Our Father from Water


Vatviae. Matron name. Twelve inscriptions have been found to date recording the name Vatviae. Three of the inscriptions come from Rödingen (Kreis Jülich) and five from Morken-Harff (Kreis Bergheim, Germany). Half of the inscriptions give the dative Vatviabus, and the others Vatvims, which confirms the Germanic character of the name. The most frequent interpretation relates the Vatviae etymologically to a Germanic word base meaning 'water', but the exact application of this is disputed. More original, but not more likely, is the connexion of the Vatviae with Latin vates 'seer'.

Veteranehae. Matron name. A number of inscriptions on votive stones from Embken and Wollersheim (Kreis Düren, Germany) are dedicated to the 'matronibus Veteranehis'. In addition to this there are two monuments with the name variant Veterahenae and three with Vataranehae from the same area, so that a cult centre in Embken may be postulated; four of the inscriptions with the Veteranehae come from donors from the same family. Another newly found inscription, of which only Veter . . . is extant is not found in the same area of the other stones (Rommerskirchen, Kreis Neuß), but it was used as a building stone and could therefore also come from Embken originally. The link of the name with veteranus 'veteran' is unlikely. Gutenbrunner suggested the form Vataranehae was the correct one and related the name etyrmologically to Germanic *watar- 'water' as numerous matron names are derived from river names. The great frequency of the form on Veter-, however, makes this interpretation somewhat improbable, and a derivation from the name of a camp Castra Vetera is to be preferred.

Heidi Graw

Let me start from the second name – Veteranehae. First, Gutenbrunner was right when he claimed that this name must be somehow related to Germanic "water". Second, hypothetically is quite possible that Veteranehae is related to veteranus as well as it is possible that veteranus is related to water. Following the same logic I used in my former message when I was talking about the Slavic words "voda" (water) and "vođa" (leader) I could say that Germanic *watar (water) is related to Germanic *fader (father). In Greek water is ύδωρ (hydor; also hygros) and leader is ηγήτηρ (hegeter). In this case, it could be supposed that Greek 'ydor (water) originally sounded as 'wydor' (cf. English otter, Greek hydra, Slavic vidra; all seem to be derived from "water"). Another Greek word can throw more light upon this problem. It is the word ποτίζω (potizo water), equal to Serbian vodica (small water) or the verb poticati/poteći (to flow, running as water).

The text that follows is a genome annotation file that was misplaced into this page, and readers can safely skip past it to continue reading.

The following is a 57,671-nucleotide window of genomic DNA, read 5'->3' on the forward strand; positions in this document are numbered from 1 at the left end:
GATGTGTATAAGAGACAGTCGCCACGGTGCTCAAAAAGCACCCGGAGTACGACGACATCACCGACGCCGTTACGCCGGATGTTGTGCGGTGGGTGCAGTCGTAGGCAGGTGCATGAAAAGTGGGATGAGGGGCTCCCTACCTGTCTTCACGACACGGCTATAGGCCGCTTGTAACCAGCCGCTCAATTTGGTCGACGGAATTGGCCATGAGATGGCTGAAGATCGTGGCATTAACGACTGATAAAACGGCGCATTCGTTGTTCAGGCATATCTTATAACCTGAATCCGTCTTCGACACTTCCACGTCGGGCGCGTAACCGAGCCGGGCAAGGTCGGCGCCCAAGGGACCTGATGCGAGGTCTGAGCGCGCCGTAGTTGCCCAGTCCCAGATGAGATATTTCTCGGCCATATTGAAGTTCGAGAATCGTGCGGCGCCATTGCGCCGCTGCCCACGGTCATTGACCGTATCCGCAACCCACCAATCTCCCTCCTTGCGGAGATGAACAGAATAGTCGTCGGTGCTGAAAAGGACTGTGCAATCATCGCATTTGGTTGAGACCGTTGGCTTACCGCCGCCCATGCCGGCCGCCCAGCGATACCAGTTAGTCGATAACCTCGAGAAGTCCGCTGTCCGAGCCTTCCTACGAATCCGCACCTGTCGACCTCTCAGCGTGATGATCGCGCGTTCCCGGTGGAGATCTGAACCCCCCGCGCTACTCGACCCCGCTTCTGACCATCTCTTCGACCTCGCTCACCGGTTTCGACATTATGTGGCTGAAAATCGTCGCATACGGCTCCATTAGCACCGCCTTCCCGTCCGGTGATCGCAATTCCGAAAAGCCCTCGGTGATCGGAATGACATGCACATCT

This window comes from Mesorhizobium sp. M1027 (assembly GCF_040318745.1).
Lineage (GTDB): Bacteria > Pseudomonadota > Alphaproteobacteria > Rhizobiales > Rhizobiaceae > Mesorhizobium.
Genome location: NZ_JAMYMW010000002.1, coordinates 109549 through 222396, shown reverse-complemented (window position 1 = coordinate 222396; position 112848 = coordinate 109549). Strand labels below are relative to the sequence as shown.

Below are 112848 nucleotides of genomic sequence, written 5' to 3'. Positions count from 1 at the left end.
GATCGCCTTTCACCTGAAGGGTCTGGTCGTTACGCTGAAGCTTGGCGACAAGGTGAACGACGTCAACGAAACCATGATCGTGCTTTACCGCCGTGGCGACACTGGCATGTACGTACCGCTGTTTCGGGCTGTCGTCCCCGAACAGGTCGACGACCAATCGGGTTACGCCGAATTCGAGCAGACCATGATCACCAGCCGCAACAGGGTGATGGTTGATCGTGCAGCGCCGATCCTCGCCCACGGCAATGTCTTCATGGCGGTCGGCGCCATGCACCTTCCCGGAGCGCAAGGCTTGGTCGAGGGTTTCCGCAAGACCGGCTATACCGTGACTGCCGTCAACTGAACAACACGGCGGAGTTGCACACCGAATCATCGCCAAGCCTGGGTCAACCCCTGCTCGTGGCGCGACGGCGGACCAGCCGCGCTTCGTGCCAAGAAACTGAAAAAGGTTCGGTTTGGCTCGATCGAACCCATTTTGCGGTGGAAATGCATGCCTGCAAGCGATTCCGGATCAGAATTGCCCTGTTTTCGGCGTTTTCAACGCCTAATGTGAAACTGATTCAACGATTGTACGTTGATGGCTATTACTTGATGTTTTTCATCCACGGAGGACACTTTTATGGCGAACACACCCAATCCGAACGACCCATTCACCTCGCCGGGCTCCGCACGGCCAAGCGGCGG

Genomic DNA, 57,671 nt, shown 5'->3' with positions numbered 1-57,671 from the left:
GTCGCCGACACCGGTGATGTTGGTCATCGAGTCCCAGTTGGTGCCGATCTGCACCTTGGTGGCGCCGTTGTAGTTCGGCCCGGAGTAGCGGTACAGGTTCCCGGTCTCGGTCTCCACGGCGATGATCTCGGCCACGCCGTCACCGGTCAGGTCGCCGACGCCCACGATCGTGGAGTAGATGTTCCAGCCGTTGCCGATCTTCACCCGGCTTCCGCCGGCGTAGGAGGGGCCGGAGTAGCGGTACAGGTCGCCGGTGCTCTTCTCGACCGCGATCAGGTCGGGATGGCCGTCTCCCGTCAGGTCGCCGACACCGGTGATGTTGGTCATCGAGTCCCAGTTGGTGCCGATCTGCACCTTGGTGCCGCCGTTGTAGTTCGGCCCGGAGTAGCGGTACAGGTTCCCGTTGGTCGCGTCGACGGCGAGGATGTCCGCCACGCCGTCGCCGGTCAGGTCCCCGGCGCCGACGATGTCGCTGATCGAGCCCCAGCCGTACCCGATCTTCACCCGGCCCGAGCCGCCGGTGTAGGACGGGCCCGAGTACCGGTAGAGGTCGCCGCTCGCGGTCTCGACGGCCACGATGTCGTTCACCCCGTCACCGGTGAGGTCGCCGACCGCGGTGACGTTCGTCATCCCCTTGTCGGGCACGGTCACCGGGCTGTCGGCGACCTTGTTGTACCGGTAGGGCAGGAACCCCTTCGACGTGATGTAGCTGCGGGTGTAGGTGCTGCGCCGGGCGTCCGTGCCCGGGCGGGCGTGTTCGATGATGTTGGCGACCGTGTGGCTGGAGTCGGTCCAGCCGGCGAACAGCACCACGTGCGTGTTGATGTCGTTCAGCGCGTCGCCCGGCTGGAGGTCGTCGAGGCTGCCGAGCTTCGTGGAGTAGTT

Taking all the above facts in a serious consideration, we could conclude that Germanic *fader is just a synonym for the leader (Germ. water => father; Slav. voda => vođa). We could corroborate the above etymology with the Upper Sorbian words wótc, wóćec (father), which are phonetically almost the same as Serbian vožd (leader; vođa; cf. Russ. votčina/votčina patrimony). It means that Slavic word otac (father) also had its primary meaning of "leader", just in the same way as it happened to the Germanic *fader. Now we can also understand why we have the name "apa" (papa, babo) or hypocorism "ata" (tata; from voditi /lead/) with the meaning "father".

What we yet left unexplained is the Latin word veteranus (old). We all know that in old times the tribal leader was always the oldest member of the family. It means that "father" of those tribal-ages was at the same time the leader of the tribe and the father to all the members of the clan. Even today, when we observe the religious life and tradition, we will recognize the tribal conscience and system of organization among our religious LEADERS who are still bearing the "titles" of FATER, PATER, PADRE, V-OTAC, and POPE.

I think Vatviae is equal to the modern German word Witwe (widow). In Slavic widow is udova (Serb. udovica) and it is related to the Serbo-Slavic verbs odvoditi or odvojiti (take away, separate); i.e. it is a cognate of English devoid or Latin divido -videre (separate). It will become clearer if we say that Slavic name for maiden is "devojka"; cf. Serbian devica (virgin). It means devojka (Russ. devuška; Czech děvče, dívka) is a girl ready for marriage, the girl that is ready to be taken out or separated (odvojiti) from her parental home. Slavic udova and German Witwe represent woman who is ready to be re-married or married again (she is a maiden or devojka /girl/ again!).

Of course, in this case the word widow is indirectly related to water (Slavic odvoditi, odvojiti, devojka; from voda water); also Latin vadum -i (water).

Finally, if the married woman is willing to be young again (maiden) she must pray FATHER for her husbands death! What an amazing elixir of youth!

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